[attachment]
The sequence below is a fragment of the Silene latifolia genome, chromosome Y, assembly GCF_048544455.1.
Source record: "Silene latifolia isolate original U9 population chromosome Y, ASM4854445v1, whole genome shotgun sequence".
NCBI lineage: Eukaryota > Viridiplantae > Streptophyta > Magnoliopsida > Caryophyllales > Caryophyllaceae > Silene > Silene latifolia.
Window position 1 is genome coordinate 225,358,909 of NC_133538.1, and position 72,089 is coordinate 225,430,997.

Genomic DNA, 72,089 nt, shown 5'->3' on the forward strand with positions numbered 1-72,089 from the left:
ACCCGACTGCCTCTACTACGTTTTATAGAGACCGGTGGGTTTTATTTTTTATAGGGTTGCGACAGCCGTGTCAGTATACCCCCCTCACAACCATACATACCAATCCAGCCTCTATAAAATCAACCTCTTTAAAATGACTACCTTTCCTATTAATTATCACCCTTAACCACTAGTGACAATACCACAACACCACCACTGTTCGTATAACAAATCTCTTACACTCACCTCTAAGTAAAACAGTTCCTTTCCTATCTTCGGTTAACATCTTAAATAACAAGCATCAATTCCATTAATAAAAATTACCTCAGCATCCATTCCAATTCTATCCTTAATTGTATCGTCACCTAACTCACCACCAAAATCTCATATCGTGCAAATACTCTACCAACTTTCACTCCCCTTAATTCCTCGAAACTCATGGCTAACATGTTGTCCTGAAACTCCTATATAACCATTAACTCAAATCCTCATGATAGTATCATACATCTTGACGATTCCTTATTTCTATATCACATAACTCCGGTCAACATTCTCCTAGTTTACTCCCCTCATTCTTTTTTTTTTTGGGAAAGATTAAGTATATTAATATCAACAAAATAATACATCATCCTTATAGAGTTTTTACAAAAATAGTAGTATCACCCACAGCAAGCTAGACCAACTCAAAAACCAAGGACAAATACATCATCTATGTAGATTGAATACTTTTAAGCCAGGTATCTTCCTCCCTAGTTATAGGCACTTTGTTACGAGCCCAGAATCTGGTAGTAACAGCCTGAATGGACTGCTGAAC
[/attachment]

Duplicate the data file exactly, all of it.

The sequence below is a fragment of the Silene latifolia genome, chromosome Y, assembly GCF_048544455.1.
Source record: "Silene latifolia isolate original U9 population chromosome Y, ASM4854445v1, whole genome shotgun sequence".
NCBI lineage: Eukaryota > Viridiplantae > Streptophyta > Magnoliopsida > Caryophyllales > Caryophyllaceae > Silene > Silene latifolia.
Window position 1 is genome coordinate 225,358,909 of NC_133538.1, and position 72,089 is coordinate 225,430,997.

Genomic DNA, 72,089 nt, shown 5'->3' on the forward strand with positions numbered 1-72,089 from the left:
ACCCGACTGCCTCTACTACGTTTTATAGAGACCGGTGGGTTTTATTTTTTATAGGGTTGCGACAGCCGTGTCAGTATACCCCCCTCACAACCATACATACCAATCCAGCCTCTATAAAATCAACCTCTTTAAAATGACTACCTTTCCTATTAATTATCACCCTTAACCACTAGTGACAATACCACAACACCACCACTGTTCGTATAACAAATCTCTTACACTCACCTCTAAGTAAAACAGTTCCTTTCCTATCTTCGGTTAACATCTTAAATAACAAGCATCAATTCCATTAATAAAAATTACCTCAGCATCCATTCCAATTCTATCCTTAATTGTATCGTCACCTAACTCACCACCAAAATCTCATATCGTGCAAATACTCTACCAACTTTCACTCCCCTTAATTCCTCGAAACTCATGGCTAACATGTTGTCCTGAAACTCCTATATAACCATTAACTCAAATCCTCATGATAGTATCATACATCTTGACGATTCCTTATTTCTATATCACATAACTCCGGTCAACATTCTCCTAGTTTACTCCCCTCATTCTTTTTTTTTTTGGGAAAGATTAAGTATATTAATATCAACAAAATAATACATCATCCTTATAGAGTTTTTACAAAAATAGTAGTATCACCCACAGCAAGCTAGACCAACTCAAAAACCAAGGACAAATACATCATCTATGTAGATTGAATACTTTTAAGCCAGGTATCTTCCTCCCTAGTTATAGGCACTTTGTTACGAGCCCAGAATCTGGTAGTAACAGCCTGAATGGACTGCTGAAC